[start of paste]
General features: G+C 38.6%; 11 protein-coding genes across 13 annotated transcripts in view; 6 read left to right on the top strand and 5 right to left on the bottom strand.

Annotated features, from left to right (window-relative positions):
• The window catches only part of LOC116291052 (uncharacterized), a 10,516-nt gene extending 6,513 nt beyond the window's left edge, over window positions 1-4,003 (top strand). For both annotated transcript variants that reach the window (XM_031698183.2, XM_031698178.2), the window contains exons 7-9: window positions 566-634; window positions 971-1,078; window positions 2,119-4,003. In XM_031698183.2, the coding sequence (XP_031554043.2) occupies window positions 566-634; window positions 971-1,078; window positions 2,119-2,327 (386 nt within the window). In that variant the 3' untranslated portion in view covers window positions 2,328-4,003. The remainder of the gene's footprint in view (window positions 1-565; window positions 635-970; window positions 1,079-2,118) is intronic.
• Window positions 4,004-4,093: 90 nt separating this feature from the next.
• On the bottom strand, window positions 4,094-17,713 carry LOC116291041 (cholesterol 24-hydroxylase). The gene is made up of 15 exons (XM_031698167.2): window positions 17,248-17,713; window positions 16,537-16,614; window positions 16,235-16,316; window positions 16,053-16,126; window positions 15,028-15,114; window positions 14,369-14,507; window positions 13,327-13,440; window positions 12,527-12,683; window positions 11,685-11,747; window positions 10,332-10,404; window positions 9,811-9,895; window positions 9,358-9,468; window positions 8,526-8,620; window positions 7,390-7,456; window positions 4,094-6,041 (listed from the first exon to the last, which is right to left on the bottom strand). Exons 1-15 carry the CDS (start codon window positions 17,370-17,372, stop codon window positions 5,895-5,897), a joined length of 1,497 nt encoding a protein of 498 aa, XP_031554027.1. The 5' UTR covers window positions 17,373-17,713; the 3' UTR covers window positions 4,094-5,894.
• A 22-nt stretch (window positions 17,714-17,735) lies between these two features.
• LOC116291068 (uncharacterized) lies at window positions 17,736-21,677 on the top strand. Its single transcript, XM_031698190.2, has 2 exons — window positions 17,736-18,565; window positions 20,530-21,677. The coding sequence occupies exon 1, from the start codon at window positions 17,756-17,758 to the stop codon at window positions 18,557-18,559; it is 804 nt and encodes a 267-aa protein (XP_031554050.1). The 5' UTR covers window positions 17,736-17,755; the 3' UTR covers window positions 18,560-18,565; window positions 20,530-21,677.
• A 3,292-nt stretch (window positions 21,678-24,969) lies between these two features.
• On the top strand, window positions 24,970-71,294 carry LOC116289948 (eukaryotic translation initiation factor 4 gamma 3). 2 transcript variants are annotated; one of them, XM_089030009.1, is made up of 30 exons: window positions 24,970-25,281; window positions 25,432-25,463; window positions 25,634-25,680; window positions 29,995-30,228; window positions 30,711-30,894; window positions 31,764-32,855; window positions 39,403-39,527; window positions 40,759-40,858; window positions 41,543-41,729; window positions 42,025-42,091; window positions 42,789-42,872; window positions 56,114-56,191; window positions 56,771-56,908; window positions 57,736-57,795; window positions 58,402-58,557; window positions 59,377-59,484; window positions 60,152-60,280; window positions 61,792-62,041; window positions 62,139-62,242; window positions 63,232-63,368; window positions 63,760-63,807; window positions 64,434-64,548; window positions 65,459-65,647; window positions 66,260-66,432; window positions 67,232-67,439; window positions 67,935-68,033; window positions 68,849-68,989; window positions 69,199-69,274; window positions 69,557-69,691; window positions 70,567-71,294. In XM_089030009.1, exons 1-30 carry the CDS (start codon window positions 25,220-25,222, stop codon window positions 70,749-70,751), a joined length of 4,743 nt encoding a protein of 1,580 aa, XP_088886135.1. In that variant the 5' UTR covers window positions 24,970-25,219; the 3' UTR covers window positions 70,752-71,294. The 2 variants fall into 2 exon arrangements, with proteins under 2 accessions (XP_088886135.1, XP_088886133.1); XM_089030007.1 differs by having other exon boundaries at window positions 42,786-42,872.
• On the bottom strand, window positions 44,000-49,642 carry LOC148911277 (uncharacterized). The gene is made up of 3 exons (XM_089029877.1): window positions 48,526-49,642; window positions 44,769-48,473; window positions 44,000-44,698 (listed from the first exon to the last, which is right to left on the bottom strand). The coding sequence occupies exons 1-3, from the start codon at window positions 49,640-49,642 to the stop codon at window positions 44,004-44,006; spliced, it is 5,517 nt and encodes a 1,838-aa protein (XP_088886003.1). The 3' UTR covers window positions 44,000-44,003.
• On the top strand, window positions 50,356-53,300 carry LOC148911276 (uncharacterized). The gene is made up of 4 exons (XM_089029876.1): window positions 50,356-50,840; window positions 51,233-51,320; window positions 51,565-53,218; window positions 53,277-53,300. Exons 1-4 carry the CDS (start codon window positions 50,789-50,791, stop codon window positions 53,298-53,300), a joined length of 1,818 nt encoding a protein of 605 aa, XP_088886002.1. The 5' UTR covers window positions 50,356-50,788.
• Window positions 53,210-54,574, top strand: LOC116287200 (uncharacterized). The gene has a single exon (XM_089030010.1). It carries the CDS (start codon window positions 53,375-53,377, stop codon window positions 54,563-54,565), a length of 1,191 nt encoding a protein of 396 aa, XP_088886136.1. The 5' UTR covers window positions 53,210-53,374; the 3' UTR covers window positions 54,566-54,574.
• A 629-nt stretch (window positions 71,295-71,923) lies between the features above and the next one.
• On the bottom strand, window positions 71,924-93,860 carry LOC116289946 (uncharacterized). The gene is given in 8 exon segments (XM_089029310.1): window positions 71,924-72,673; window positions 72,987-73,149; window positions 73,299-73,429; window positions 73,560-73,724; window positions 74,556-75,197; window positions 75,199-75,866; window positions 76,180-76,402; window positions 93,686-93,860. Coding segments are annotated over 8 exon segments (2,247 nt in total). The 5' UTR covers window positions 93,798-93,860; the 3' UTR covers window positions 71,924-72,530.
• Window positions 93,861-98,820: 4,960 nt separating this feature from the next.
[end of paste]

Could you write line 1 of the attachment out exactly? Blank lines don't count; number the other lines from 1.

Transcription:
General features: G+C 38.6%; 11 protein-coding genes across 13 annotated transcripts in view; 6 read left to right on the top strand and 5 right to left on the bottom strand.